In 2079, oceans are rising, megastorms are commonplace, and power outages frequently sweep through New York City. Amid such chaos, a 102 year old poet named Fiona Skinner tells an auditorium full of admirers her family story: how she grew up with a depressed mother, formed tight bonds with her siblings, and weathered a family crisis as an adult that stretched those sibling ties to their limits. Tara Conklin’s The Last Romantics is a transporting epic touched with intimacy and tenderness. An elegantly crafted novel reminiscent of Ann Patchett’s Commonwealth.
–Amy Brady, Lit Hub contributor
Sandra Newman, The Heavens
When you first begin reading this novel, you think it’s set in the near-present, a year 2000 that we all lived. But it isn’t, quite. And soon you may think it’s a love story, a pretty one, between a boy and a girl obsessed with her own dreams. But that isn’t quite right either, though there is much beauty in this book, because soon the world begins to change. Weird and elastic and just barely apocalyptic, this is a novel that made me think for weeks; read it.
–Emily Temple, Lit Hub senior editor
Toni Morrison, The Source of Self-Regard: Selected Essays, Speeches, and Meditations
I had an opportunity to read a couple of selections from Toni Morrison’s new collection of essays, speeches and musings, The Source of Self-Regard. In one, the author offers a brief, moving reflection on Martin Luther King, Jr.’s legacy. Here I’m paraphrasing Morrison’s question to herself: Have I lived in such a way that Dr. King would have been proud of me? Though I have my own answer to that—it most certainly seems so, Ms. Morrison—her response is as concise, humble and surprising as one ought to expect from an author who has lately been giving us tiny gems (before this there was The Origin of Others, Morrison’s meditation on race and interpersonal borders). I will continue to take whatever it is Toni Morrison sees fit to give. This will be a welcome flame for any February ice storm.
–Aaron Robertson, Lit Hub assistant editor
Valeria Luiselli, Lost Children Archive
Luiselli writes like a poet. An intelligent and patient writer, Luiselli’s telling of this historical moment of walls and inhumanity breaks open the mystery that surrounds immigration making visceral a reality that few regard when thinking about the lives of the children involved. She is ethnographer and activist, a Meridel Le Sueur (I Hear Men Talking) and Alexandra Kollontai (Love of Worker Bees) fictionalizing political work as she is immersed in it. Landscapes and echoes dominate. Parallel narratives of Native American genocide and the as yet unnamed maltreatment of immigrant children cannot be ignored. That children hear, absorb, assume identities from story, worry, recognize dissonance makes this a most heartbreaking book.
–Lucy Kogler, Lit Hub contributor
Ausma Khan, A Deadly Divide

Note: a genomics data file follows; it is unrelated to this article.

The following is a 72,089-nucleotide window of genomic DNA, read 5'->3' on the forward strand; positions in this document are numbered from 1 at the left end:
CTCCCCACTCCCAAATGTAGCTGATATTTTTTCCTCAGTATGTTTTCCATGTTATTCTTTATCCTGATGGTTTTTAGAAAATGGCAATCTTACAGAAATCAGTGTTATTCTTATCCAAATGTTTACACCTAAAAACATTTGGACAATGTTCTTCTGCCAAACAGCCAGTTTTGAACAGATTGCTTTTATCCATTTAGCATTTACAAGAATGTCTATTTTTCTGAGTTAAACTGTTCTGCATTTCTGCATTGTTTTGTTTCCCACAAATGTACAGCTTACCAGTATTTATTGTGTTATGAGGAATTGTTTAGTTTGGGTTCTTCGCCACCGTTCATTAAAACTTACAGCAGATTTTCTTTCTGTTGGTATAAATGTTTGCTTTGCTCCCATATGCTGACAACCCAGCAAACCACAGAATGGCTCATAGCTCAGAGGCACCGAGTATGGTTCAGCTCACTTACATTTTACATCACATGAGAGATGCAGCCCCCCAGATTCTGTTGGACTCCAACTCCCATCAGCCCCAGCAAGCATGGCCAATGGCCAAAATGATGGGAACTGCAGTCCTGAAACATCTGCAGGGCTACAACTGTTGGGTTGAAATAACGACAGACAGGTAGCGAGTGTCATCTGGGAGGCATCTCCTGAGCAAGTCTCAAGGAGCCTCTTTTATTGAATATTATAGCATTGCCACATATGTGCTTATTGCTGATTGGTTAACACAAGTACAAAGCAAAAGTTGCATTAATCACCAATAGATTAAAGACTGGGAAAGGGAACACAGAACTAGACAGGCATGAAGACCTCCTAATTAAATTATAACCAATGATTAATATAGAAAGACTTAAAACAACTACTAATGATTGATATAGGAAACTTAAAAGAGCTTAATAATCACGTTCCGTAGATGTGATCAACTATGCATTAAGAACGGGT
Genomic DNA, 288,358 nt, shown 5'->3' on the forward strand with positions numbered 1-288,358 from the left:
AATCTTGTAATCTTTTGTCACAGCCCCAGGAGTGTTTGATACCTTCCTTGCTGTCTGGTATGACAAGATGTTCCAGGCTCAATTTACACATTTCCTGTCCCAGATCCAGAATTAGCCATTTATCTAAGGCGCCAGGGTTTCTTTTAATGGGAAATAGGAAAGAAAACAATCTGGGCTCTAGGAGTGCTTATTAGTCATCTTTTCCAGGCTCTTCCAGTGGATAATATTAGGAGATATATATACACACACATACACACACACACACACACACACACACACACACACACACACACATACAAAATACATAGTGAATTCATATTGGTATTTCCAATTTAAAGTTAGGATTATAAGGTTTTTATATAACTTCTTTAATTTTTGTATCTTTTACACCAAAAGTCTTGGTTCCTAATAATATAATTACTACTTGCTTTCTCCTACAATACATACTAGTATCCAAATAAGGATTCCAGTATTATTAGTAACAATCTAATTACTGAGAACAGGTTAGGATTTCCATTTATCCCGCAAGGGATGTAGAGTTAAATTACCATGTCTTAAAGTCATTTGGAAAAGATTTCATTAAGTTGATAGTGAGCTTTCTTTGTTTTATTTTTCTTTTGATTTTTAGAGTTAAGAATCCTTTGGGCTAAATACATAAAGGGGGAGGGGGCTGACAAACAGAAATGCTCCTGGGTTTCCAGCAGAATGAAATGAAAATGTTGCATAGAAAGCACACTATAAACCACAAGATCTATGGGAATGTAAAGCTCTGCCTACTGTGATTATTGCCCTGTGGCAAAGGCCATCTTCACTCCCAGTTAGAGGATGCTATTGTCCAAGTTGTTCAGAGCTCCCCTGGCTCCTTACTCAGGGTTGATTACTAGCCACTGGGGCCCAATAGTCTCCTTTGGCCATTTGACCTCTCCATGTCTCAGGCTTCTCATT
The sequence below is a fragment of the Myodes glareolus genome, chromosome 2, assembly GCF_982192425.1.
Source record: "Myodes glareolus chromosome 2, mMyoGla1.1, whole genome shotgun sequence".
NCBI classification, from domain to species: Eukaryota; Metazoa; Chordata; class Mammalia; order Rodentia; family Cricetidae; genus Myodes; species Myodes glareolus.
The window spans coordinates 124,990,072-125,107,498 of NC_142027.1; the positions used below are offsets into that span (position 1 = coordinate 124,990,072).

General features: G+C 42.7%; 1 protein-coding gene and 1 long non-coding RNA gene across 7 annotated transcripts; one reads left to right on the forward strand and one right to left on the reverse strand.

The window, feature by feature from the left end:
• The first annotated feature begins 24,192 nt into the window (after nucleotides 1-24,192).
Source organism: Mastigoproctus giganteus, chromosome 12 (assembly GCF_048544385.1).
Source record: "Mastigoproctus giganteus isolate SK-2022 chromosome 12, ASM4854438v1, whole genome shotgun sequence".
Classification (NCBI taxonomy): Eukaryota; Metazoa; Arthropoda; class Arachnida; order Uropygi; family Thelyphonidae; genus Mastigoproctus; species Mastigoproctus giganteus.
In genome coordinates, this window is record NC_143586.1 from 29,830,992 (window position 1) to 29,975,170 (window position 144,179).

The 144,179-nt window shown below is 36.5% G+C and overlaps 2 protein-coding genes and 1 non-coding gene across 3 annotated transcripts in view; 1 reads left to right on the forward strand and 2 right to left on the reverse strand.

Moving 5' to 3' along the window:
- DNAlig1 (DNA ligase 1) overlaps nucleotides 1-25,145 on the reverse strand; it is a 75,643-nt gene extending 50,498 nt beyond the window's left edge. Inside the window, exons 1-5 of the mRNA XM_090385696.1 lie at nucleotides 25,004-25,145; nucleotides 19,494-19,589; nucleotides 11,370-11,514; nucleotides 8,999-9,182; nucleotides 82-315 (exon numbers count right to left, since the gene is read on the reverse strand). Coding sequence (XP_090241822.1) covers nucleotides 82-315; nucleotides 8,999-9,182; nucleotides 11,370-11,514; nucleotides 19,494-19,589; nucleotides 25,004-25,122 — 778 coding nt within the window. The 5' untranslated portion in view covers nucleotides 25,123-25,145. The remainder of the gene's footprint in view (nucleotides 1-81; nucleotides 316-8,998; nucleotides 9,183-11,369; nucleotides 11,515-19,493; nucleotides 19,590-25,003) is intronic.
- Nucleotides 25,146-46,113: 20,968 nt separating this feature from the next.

Ausma Zehanat Khan’s Community Policing series has taken its politically astute Canadian detectives to Syria, Greece, and Iran in recent volumes, exploring a panoply of social ills through the wide-open eyes of Khan’s clear-sighted protagonists, ready to witness and act to preserve both human rights and human dignity. Her latest has her detectives Esa Khattack and Rachel Getty returning home to Canada to investigate the bombing of a mosque in Quebec amidst rising Quebecois nationalist sentiment and growing prejudice against Muslims nationwide. A Deadly Divide feels like a homecoming, but to a home that’s no longer a safe space. I can’t recommend this timely and urgent read enough.
–Molly Odintz, CrimeReads associate editor
Lauren Wilkinson, American Spy
If there was any justice in the literary world, any reader looking for a new spy novel would get a live drop of Lauren Wilkinson’s debut, American Spy, which brings a whole new warmth and realism to the form. The book’s African-American hero Marie is the daughter of a cop, an FBI agent stuck in the sexist bureaucracy of a New York field office, and little sister to a spy who died under mysterious circumstances. Telling her story to her twin children in the wake of an assassination attempt on her life, Marie leads us down a jittery path into the African theatre of the cold war in the late 1980s, when the CIA wants to set a honey trap for the charismatic new leader of Burkina Faso. Marie wants to do well by her work, but likes the man and also feels equivocal about what it is she’s supposed to undercut. This is an immensely poised feat of complex storytelling. Part love story, part family drama, all parts meditation on American foreign policy and the broken promises of our domestic sphere, it announces a major new voice in American fiction. Wilkinson is the kind of writer who remakes a form naturally and in so doing, conveys some infrequently seen truths about how our world operates.
–John Freeman, Lit Hub executive editor
C. D. Wright, Casting Deep Shade
(Copper Canyon Press)
C. D. Wright’s final book is a meandering and sinuous meditation on “beech consciousness.” Composed of fragments of poetry, natural history, folklore, and more, the book stands as a fitting crown to Wright’s body of work. At times reminiscent of Eliot Weinberger’s collage essays, Casting Deep Shade is a beautifully patterned thing, where light and shadow mingle.
–Stephen Sparks, Lit Hub contributing editor